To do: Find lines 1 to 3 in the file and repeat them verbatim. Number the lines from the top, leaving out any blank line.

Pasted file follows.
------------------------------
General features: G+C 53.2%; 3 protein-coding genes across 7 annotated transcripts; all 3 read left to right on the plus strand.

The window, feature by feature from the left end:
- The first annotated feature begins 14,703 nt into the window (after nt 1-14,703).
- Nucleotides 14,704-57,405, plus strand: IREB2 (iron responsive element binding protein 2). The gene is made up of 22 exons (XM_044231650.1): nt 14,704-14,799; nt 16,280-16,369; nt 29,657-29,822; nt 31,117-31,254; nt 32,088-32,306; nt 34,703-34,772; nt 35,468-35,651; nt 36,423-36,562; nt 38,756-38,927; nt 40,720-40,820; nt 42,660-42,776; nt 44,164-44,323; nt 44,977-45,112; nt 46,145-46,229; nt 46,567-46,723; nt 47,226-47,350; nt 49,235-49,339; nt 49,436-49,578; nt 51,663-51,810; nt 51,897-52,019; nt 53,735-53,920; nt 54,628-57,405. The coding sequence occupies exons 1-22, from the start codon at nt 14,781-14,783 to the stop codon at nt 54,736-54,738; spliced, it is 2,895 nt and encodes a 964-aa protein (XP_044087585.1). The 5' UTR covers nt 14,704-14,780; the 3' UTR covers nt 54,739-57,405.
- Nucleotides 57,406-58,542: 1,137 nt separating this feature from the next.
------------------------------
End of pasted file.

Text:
General features: G+C 53.2%; 3 protein-coding genes across 7 annotated transcripts; all 3 read left to right on the plus strand.

The window, feature by feature from the left end:
- The first annotated feature begins 14,703 nt into the window (after nt 1-14,703).